As stated above, there are multiple devices you can attach to your barrel in order to increase your accuracy and shooting comfort. Besides muzzle brakes there are flash hiders and compensators. Flash hiders, as its name suggests, limits your flash signature and are best suited to be used in low light conditions or during the night. Compensators limit muzzle climb after the bullet is ejected from the muzzle.
Most current muzzle device producers also make hybrids, which are combinations of two device types. The default A2 flash hider used by the military which comes as default muzzle device on most AR-15s also works as a compensator because the ports at the top of the device push the barrel downwards.
Why you should upgrade your AR-15 muzzle brake
You’ve probably asked yourself what is one of the most significant improvements you could do in order to increase your accuracy and lower recoil. Why install a muzzle brake, when AR-15 firing a light 556 or 223 round is already using a system of buffers and recoil springs that do the job really well already?
A lot of AR15 shooters choose to upgrade their muzzle devices in order to reduce recoil even further, lessen muzzle climb or limit your flash signature when firing in low visibility conditions. The army and police are the first groups to come to mind when considering who would greatly benefit because, during shootouts and other high-stress situations, the ability to quickly reacquire their target after each shot usually decides who will return home that day.
Hunters are also naturally interested in upgrading their muzzle devices, because most of them use calibers larger than 556, so reduced recoil and flash means more confidence that their shots will end up on their target.
For tactical and competitive shooters, often involved in speed shooting competitions, the advantage of being able to acquire their targets faster, even for a split of a second means they could see a great advantage in improving their muzzle brakes.
Differences between a muzzle brake, a compensator and flash suppressor
Novice shooters often have difficulty telling the difference between the myriad of muzzle devices out there on the market, which is completely understandable because the differences are subtle and hard to identify.
Flash hiders, in short, manipulate explosive gases that leave the barrel of the rifle after the bullet is ejected in order to reduce or eliminate the flash signature. Flash hiders are especially useful for people who are shooting in low visibility conditions or at night, or for military personnel on assignment, where a large flash can expose their position to their adversaries. Night blindness is also avoided, improving ability to focus on the target. The downside of flash hiders is that they don’t offer reduced recoil or muzzle climb, and during normal activities or during the day, the flash hider becomes an unnecessary dead weight.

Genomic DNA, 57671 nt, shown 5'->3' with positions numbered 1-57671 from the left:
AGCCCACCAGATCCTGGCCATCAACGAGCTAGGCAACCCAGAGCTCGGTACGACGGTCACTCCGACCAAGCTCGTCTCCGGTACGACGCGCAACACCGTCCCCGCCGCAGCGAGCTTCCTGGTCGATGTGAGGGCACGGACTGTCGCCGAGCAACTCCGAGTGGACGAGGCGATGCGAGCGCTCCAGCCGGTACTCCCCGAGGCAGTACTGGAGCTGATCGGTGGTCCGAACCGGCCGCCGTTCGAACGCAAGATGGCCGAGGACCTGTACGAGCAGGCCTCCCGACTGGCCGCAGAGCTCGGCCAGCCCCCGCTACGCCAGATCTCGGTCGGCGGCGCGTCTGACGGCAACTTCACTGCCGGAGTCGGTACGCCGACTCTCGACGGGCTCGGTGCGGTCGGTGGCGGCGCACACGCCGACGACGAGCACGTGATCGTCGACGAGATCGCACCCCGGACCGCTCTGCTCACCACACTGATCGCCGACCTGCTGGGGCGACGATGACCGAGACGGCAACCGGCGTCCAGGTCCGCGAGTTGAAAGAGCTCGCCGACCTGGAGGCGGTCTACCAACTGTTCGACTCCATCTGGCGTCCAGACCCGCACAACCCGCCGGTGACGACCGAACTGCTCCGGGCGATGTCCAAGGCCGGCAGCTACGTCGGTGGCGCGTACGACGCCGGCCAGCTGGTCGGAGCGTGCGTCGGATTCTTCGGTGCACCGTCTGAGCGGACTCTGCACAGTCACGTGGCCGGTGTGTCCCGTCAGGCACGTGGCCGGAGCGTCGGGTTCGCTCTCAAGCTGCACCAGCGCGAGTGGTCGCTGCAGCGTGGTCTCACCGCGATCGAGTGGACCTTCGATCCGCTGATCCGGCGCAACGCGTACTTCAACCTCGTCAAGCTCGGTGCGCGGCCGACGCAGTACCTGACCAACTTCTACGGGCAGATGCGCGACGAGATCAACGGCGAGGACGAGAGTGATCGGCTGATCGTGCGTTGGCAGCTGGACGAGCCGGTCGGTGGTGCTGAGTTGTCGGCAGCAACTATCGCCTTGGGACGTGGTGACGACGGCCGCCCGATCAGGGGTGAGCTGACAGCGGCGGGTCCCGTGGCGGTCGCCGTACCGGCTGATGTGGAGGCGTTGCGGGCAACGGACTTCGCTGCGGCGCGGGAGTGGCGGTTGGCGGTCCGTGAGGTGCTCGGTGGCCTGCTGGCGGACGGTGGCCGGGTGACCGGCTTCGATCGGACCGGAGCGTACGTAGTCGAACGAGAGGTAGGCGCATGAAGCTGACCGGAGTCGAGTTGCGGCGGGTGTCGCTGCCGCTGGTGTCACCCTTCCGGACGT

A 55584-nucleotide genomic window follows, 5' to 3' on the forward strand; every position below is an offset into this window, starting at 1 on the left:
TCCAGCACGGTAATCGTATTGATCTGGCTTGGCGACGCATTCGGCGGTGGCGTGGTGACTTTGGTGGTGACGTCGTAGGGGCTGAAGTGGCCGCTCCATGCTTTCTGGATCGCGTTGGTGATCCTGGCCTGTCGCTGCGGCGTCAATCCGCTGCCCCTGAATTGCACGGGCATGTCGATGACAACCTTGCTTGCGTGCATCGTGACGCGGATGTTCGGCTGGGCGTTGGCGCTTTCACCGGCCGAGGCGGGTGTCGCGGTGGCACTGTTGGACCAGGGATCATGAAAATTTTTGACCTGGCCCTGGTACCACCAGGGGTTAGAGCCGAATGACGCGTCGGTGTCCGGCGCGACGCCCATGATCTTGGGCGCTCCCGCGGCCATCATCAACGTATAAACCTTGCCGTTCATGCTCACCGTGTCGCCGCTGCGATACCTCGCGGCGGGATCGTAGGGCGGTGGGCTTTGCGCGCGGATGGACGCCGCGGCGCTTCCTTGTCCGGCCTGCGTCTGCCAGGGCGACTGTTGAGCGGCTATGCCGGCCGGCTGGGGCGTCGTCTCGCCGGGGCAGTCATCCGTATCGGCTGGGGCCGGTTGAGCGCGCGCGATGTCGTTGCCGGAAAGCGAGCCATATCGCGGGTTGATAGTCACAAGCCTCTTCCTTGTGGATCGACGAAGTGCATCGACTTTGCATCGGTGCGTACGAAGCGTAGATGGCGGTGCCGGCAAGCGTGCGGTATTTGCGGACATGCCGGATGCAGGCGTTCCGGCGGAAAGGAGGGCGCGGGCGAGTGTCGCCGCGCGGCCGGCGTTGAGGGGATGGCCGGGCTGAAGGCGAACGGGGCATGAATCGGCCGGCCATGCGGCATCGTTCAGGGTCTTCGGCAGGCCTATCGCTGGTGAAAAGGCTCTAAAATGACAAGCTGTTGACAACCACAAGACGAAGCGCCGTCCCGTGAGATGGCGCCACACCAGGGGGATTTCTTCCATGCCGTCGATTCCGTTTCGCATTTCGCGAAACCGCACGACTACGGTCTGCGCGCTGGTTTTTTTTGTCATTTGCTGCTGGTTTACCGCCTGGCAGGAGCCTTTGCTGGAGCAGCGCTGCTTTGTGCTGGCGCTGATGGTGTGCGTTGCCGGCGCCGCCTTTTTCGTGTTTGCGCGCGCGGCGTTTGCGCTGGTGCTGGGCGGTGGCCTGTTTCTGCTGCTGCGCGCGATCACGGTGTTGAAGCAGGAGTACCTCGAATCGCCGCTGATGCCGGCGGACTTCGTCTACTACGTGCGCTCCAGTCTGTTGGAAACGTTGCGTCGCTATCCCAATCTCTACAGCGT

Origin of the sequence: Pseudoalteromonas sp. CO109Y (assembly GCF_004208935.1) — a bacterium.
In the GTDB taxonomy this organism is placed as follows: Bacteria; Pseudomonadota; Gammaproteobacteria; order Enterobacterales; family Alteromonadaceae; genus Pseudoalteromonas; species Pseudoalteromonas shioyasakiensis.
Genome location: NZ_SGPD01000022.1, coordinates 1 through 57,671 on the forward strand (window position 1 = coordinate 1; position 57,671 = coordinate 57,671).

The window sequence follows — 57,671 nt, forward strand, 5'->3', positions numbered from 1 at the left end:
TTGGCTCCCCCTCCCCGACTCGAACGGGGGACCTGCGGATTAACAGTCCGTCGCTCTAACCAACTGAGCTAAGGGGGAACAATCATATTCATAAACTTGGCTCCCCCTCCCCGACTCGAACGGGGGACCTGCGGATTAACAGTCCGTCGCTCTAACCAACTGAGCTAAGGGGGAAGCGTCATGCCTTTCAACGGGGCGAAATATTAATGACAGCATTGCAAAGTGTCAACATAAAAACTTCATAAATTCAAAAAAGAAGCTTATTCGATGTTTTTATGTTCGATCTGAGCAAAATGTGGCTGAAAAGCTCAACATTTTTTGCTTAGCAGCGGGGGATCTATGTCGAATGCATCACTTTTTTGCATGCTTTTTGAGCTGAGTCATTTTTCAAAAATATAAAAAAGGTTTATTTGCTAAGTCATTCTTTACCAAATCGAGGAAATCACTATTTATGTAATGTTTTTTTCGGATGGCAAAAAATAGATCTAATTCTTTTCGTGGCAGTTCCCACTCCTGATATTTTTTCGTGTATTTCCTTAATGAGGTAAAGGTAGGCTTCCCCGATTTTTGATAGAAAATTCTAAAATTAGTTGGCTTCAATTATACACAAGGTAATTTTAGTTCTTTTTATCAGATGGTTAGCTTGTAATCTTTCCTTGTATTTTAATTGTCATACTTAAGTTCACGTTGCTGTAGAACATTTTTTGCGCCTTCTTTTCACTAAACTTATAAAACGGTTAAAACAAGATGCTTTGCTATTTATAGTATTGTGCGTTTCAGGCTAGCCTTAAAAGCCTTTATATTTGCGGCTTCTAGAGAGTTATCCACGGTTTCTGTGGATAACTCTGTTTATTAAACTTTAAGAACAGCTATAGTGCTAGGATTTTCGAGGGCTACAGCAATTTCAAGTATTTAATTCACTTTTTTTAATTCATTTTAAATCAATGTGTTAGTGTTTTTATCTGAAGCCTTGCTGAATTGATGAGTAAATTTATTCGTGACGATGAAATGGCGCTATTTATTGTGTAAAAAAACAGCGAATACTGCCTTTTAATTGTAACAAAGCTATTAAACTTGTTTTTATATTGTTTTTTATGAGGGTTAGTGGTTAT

A compensator is a muzzle device that has gas ports along its top side, so when gas exits the device it pushes the muzzle downward, thereby counteracting natural muzzle rise and keeping the rifle in the same position. After each consecutive shot you make you won’t have such difficulty reacquiring your target, because the compensator keeps the barrel on the target, giving you tighter groups. The downside of compensators is that they can be loud, much louder than normal, and they don’t offer flash suppression.
Finally muzzle brakes, as noted above, use baffles, or large ports located on their sides, to push gases backward from the muzzle, thereby pushing the entire rifle forward, mitigating the effect of recoil, but not completely eliminating it. Most modern muzzle brakes lower the recoil by 50% or more. Shooters who have high caliber rifles find this extremely useful, but it is also extremely useful for novice shooters as well as people of a slighter build who can’t control their rifle so easily. The advantages are obviously reduced recoil. As such, muzzle brakes let users shoot heavier caliber weapons. Most muzzle brakes offer some reduction in muzzle climb, too. On the negative side, the noise coming from a rifle that uses a brake is substantial, on the range and indoors, so it is not recommended to use one in situations of home defense unless you have also invested in a good set of earplugs.
Muzzle brake installation
Depending on the manufacturer, there are multiple ways to mount a muzzle brake, but the basics of all of them are the same.
A crush washer is not a washer per se, it’s more like a cone-shaped spring, and as the name suggests they are designed to be crushed when pressure is applied to them, creating a lock between the device and the barrel shoulder. If you want a muzzle device that doesn’t need to be fiddled with to align it during mounting, then using a crush washer is the way to go. One thing to notice, if and when you decide to replace your muzzle brake, you’ll need to buy a new crush washer to replace the old one.
Peel washers are used with muzzle devices that need to be carefully aligned during installation. They get their name from the fact that they come in layers and you have to heat them up and peel the un-needed layers off, so you can correctly align the muzzle device. This can be difficult because you have to consider what amount of torque you will need when adjusting the device.